Why we remember Nelson Mandela

I was watching the movie ‘The Bucket List’ (starring Jack Nicholson and Morgan Freeman) yesterday. My little brother, who knows Morgan Freeman only from his TV show, ‘Into the Wormhole’, came and sat beside. He looked at Morgan Freeman and said, ‘He looks like Nelson Mandela.’

I smiled.

And today morning, while I was still in bed, he came and broke out  the news.

I didn’t smile this time.

The reason was obvious. When inspiring individuals breathe their last, we feel bad. We try to remember what all they had done and accomplished, and why they were revered the world over.

Inspiring individuals actually never die. They create something so incredible, that even death fails in erasing them from the memories of people. They only become physically absent, for their endeavours will remain eternal.

Fight against Apartheid

Apartheid was a form of inhumane discrimination which was followed in South Africa. In the native language, ‘apartheid’ means ‘separateness’. The people were separated on the basis of their colour, and the Whites enjoyed more freedom than the coloured; freedom from discrimination, suffering and punishments.

The Blacks were deprived of their citizenship. The quality of life the Blacks received from the government was very well lower than that of the Whites. There were separate schools, hospitals and shops for the Blacks. Even the public transport system operated separately for the Blacks.

The cruelest thing about this discrimination was the difference in laws. For the same kind of crime, the Blacks were heavily penalized while the Whites were allowed to walk free or were lightly reprimanded.

The Blacks and the coloured could take it no more. They began their protests against apartheid in the form of passive resistance (similar to Civil Disobedience in the Indian Independence Movement), courageously led by Nelson Mandela. ‘Passes’ were issued to all the Blacks forbidding them from leaving their own districts without them. In one such incident of passive resistance, Mandela burnt his own pass in the broad view of the public.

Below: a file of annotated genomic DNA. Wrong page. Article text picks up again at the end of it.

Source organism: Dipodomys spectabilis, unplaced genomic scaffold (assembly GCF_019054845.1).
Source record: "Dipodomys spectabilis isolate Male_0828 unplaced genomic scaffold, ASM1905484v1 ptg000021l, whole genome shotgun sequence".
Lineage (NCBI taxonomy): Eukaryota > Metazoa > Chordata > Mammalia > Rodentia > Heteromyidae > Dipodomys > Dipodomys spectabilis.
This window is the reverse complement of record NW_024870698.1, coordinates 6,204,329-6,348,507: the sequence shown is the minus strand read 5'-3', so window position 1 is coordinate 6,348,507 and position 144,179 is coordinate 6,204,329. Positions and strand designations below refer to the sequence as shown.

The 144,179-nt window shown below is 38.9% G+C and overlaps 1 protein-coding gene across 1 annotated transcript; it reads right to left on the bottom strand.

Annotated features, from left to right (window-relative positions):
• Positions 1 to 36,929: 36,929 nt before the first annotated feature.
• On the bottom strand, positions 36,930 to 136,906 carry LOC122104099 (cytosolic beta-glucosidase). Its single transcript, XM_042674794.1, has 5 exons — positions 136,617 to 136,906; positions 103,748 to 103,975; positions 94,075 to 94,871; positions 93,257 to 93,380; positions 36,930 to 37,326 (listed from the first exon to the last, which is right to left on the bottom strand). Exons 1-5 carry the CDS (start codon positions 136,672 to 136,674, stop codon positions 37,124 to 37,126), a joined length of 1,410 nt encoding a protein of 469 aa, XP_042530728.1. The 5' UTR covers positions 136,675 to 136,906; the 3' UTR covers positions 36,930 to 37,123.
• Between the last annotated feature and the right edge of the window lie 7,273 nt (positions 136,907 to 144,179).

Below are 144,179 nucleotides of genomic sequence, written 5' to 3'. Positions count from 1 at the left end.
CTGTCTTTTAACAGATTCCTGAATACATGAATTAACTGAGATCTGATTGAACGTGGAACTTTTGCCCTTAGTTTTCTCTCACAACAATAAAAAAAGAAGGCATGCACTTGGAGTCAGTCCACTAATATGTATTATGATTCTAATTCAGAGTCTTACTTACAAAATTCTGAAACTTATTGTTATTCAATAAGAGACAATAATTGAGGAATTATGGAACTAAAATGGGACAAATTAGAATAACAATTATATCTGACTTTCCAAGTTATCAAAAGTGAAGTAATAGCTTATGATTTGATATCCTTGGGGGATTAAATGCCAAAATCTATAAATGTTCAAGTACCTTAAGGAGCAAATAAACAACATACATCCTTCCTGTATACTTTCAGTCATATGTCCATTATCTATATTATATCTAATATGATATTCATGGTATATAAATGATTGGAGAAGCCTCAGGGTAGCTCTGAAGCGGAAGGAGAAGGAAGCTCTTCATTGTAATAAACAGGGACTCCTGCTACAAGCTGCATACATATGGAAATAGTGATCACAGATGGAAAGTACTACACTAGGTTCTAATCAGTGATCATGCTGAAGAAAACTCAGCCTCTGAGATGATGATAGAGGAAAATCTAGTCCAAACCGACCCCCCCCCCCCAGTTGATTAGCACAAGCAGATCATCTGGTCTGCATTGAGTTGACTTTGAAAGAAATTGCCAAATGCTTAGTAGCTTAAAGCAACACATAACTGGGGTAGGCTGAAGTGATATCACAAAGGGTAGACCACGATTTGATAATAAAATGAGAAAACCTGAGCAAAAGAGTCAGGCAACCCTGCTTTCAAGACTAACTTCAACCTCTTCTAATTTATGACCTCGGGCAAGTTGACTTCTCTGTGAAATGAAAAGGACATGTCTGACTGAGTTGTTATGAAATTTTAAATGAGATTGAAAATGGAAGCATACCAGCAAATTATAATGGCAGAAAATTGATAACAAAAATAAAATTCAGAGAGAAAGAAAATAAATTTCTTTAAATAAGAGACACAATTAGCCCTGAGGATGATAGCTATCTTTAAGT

Mandela’s commitment towards politics and the fight against apartheid strengthened when apartheid became a system of governance in 1948. With the help of his party, ANC (African National Congress, which he had joined in 1944), he sought to fight racial discrimination through civil disobedience and non violent methods. He believed that the path of non-violence laid by Mahatma Gandhi to fight injustice, was not just proper, but also pragmatic and sensible.

Mandela chose to change his ways and follow violent forms of protest when the Sharpeville massacre materialized in 1960, killing around 70 peaceful black protestors. Riots and anger swept the country and the ANC was banned by the apartheid government.

A sabotage campaign and armed resistance movement were launched against the apartheid government, under Mandela’s leadership.


“I have cherished the ideal of a democratic and free society in which all persons live together in harmony and with equal opportunities. It is an ideal which I hope to live for and to achieve. But if needs be, it is an ideal for which I am prepared to die.”

Mandela, along with other supporters was charged for treason, sabotage and violent conspiracy against the government, and was sentenced to life imprisonment.

 He had spent about 3 decades of his life in imprisonment. The prisons he had been into showed similar, and in some cases worse forms of discrimination he had faced outside. He was forced to do hard labour in the quarries; and being a black earned him low wages and disrespectful treatment.

In his prison years, Mandela served as a mentor to his fellow prisoners. He encouraged them to seek better treatment through peaceful means and non violent methods.

It was in his prison years when he had drafted his autobiography, ‘Long Walk to Freedom’ which was published five years post his release.

As the first Black President of South Africa

Nelson Mandela established the Truth and Reconciliation Commission which sought to investigate the injustices and unfair treatments faced by the Blacks during the apartheid years. He started various social and economic programs to improve the living standards of the black population; and worked towards improving relations between races and discouraged the blacks from making violent protests or retaliating against the white minorities.

Mandela retired from politics in 1999, after his first term as the President.

He had been one of the many inspiring individuals all over the globe who saw sense in the teachings and practices of Mahatma Gandhi.

“I could never reach the standard of morality, simplicity and love for the poor set by the Mahatma…While Gandhi was a human without weaknesses, I am a man of many weaknesses.”

Mandela was  awarded the Bharat Ratna in 1990 (the only second non-Indian to get the award), the Nobel Peace Prize in 1993, the International Gandhi Peace Prize in 2001 for his exemplary work for promotion of peace and non-violence, and the US Presidential Medal of Freedom in 2002, amongst over 250 other honours.

Some of them were frightened. Some of them were angered. Some of them were pained. But all of them were equally discriminated. All of them were devoid of freedom and the right to live free was snatched from them. Apartheid appeared like an inexorable journey into the trenches of darkness.

Nelson Mandela was prepared to give all of them hope. He led them. He chose to break free from the shackles of racial inequalities.

 And he did.